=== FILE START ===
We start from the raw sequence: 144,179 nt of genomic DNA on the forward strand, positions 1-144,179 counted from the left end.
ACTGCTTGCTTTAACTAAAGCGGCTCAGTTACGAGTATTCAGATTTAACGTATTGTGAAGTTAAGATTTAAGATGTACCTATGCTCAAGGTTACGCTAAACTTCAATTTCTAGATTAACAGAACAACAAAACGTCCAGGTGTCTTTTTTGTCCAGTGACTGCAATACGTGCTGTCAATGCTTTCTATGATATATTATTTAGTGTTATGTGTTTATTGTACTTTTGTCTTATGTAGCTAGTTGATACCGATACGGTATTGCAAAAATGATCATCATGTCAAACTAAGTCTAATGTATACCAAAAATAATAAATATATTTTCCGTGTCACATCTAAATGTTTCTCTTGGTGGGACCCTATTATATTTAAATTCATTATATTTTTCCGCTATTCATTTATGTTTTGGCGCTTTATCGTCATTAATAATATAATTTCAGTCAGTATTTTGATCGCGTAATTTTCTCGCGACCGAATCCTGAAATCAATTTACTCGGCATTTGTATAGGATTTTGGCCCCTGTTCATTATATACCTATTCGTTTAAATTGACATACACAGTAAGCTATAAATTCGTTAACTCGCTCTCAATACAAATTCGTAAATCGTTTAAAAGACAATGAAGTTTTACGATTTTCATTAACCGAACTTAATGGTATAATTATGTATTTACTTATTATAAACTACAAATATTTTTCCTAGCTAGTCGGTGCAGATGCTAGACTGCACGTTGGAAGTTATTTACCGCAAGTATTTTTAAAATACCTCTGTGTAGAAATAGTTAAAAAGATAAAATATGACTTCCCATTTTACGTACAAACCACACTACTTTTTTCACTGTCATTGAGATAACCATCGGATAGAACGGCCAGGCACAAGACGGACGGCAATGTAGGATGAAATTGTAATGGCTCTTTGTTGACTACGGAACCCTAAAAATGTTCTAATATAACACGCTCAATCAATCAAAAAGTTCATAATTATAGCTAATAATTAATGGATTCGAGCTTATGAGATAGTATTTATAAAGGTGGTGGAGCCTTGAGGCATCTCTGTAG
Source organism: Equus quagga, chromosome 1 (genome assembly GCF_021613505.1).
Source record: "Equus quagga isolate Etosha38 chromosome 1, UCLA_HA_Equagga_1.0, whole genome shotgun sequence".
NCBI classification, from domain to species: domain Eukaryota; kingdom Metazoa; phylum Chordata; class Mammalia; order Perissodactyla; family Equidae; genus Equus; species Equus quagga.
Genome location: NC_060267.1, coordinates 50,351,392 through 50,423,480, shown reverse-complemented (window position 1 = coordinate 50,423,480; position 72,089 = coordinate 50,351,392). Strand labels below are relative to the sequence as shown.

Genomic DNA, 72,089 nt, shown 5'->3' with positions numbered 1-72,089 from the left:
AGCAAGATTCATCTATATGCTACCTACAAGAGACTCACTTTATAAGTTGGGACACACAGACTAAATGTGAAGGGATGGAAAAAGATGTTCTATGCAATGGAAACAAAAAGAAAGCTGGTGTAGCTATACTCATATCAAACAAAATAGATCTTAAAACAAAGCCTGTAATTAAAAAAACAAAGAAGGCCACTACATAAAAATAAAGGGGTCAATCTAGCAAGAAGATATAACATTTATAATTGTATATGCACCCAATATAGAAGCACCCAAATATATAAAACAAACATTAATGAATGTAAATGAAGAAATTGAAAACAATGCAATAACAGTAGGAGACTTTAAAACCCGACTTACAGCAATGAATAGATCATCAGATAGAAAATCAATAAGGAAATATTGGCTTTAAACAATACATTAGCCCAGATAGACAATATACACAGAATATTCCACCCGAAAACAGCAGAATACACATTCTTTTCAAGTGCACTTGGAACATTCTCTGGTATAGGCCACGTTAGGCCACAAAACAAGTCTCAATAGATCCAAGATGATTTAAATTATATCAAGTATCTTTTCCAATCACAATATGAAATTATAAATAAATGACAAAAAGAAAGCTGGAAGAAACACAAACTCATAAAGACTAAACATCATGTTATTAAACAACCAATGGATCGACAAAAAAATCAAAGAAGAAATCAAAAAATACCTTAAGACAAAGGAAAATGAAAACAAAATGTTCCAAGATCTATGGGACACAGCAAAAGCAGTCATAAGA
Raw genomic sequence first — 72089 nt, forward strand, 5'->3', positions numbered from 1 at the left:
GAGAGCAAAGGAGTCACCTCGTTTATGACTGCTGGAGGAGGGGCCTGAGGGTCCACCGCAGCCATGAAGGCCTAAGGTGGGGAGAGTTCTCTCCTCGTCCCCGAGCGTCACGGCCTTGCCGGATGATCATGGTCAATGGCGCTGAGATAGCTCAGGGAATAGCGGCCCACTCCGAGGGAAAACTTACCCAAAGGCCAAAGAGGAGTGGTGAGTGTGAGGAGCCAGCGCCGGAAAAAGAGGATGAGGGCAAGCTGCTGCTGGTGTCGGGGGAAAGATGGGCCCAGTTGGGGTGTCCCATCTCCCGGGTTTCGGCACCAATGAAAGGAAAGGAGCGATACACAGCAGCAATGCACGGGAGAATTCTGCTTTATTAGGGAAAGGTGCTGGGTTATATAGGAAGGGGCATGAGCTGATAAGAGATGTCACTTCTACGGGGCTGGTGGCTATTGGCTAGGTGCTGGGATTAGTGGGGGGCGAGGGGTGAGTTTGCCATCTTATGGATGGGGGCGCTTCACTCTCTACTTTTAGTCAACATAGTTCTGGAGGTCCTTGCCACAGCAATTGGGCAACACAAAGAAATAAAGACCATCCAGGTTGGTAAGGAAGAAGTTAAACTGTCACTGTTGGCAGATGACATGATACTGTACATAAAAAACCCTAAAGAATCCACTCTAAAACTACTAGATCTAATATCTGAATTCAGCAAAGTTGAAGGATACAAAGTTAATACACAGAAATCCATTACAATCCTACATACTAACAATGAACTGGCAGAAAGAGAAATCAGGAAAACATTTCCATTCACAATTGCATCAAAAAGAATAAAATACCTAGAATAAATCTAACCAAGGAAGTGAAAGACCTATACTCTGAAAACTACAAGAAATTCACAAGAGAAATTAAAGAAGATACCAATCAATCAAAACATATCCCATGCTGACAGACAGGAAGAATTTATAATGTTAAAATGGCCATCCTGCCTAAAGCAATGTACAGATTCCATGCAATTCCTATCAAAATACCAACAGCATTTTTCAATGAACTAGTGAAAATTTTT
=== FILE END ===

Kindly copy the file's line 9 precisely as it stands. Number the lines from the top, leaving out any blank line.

Raw genomic sequence first — 72089 nt, forward strand, 5'->3', positions numbered from 1 at the left: